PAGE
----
Atlanta Supercross Commentary Recap
There was lots of drama at the seventh round of the 2014 Monster Energy AMA Supercross series at the Georgia Dome in Atlanta. Some controversy (with Mike Alessi, naturally), plus another win for Ken Roczen, who keeps his title hopes alive as the only rider within one race of Ryan Villopoto in points. Let’s see who won and lost in Atlanta.
Ken Roczen. Red Bull KTM. Rebounding from last week’s 6th place finish, Roczen got his KTM 450 SX-F off the gate well and was in second place behind Mike Alessi by the end of the first lap. Both Roczen and Ryan Villopoto got around Alessi five laps later, and Roczen stayed close enough to Villopoto to capitalize on his training partner’s mistake nine laps later and take over the lead. Staying focused to the finish, Roczen took his second win of the season, and most importantly regained some confidence. “I don’t believe this,” said Roczen. “Getting on the podium is one thing but a win is another…such an awesome feeling. This proves that hard work pays off and helps build my confidence.” Win.
Ryan Villopoto. Monster Energy Kawasaki. Villopoto was in a position to rack up his third win of the season once he took over the lead on lap 5, but three-quarters of the way through the race he made a small mistake. It caused him to double/single a triple, allowing Roczen to easily triple past him into the lead. Villopoto was unable to get his KX450F close enough to Roczen in the remaining laps to challenge, and settled for second. Villopoto and Roczen have matched each other for number of podiums this year – five each in eight races – and Roczen has just whittled a few points off Villo’s lead. Still, the reigning champ, while not looking quite himself this season, shows no signs of cracking. Win.
Wil Hahn. GEICO Honda. Way to go Wil! Hahn looked fast in his Heat, riding to a 2nd place finish behind James Stewart. He then got a good enough start in the Main to keep his Honda CRF450R in 4th place behind Ryan Dungey for the entire race. Although Hahn is a rookie to the 450 class, he’s a veteran to AMA Supercross racing and wasn’t expected to crack the top five in this year’s deep field. With several top riders out due to injury, there was more room up front at the Georgia Dome. Still, this is a best-of-season finish for Hahn. Win.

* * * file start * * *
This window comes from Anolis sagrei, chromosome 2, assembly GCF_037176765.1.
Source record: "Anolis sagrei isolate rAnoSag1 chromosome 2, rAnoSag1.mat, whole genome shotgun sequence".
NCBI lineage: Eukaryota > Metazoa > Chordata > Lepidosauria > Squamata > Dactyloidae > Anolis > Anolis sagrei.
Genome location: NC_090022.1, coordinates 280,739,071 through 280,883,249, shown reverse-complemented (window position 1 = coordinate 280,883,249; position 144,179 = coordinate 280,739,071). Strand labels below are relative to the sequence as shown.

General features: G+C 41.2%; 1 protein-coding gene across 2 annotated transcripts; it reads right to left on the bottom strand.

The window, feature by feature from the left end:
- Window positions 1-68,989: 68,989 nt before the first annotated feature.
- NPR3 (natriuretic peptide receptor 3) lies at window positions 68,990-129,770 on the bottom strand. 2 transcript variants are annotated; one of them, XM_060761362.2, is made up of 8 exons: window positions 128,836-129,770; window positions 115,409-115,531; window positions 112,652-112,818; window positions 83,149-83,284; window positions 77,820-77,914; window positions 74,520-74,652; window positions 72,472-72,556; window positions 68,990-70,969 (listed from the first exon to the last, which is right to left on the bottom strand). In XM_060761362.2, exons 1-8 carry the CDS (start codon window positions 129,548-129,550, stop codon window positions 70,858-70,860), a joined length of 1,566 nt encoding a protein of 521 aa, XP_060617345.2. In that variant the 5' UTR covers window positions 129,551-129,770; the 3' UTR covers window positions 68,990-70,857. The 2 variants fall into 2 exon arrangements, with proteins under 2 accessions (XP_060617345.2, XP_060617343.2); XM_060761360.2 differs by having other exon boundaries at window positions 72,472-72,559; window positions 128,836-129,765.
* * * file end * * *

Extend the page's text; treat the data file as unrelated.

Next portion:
Mike Alessi. MotoConcepts Suzuki. It was no surprise that Alessi pulled one of his signature boneheaded moves in Heat #2 trying to grab the last transfer spot to the Main (what was Broc Tickle thinking leaving the door wide open?), but his move left both riders on the ground, sending them to the Semi, and Alessi with a $4000 fine and on probation for the rest of the 2014 season. What was surprising was Alessi managed to pull off his best finish of the season in the Main. How did he regroup after the overly heated Heat, pull a holeshot—collecting another Nuclear Cowboyz Holeshot award—and finish 6th? Impressive compartmentalization. Win.
James Stewart. Yoshimura Suzuki. Stewart looked poised to follow up his back to back wins by taking over the lead early on the first lap. This might have inflicted some serious damage into Villopoto’s head. Instead, he lost the front end before the first lap was over, and had to play catch up from last place. He managed an 11th place finish and is still third in overall points, but Stewart is blowing an otherwise good season. He’s either on the podium or on the ground with his RM-Z450. That doesn’t get it done. Lose.
Eli Tomac. GEICO Honda. Bad luck continues to follow the 450 rookie this year. His A1 crash cost him four races, and mechanical issues to his CRF450R have now cost him two. Trying to maintain a positive outlook in the face of so much disappointment must be tough when expectations were so high coming into this season. Lose.
Justin Barcia. Team Honda Muscle Milk. Barcia went down hard in the whoops during practice, hurting his knee and decided to skip the Main and recover for next weekend. His season had already long gotten away from him, so it made probably made sense to leave his CRF450R in the pits and not risk further tweaking his knee. “This was not how I wanted today to go,” Barcia said. “Atlanta is like my home race and I have a lot of friends and family here, so I am definitely disappointed.” Lose.
TV Announcing Team. Team owners should not be announcers – it’s impossible to give unbiased commentary. I’m no Alessi fan due to his antics over the years, but Jeff Emig and Ralph Sheehan piled on to Ricky Carmichael’s mischaracterization of Alessi’s hard move on Tickle during Heat #2 and it was embarrassing. One would think Alessi had ghosted his RM-Z450 into Tickle if it weren’t for the many replays that Fox Sports 2 ran. If Carmichael had been true to form, he would have approved the last turn hard dive for the last qualifying transfer to the main – after all, “Rubbin’ is racing,” as we’ve heard ad nauseam. Also, when Alessi made an unequivocal apology and took full ownership of what happened, none of the three announcers acknowledged it. Commentators need to be fair and impartial, and they did not meet that standard at Atlanta. Lose.
Photography by Simon Cudby and Jake Klingensmith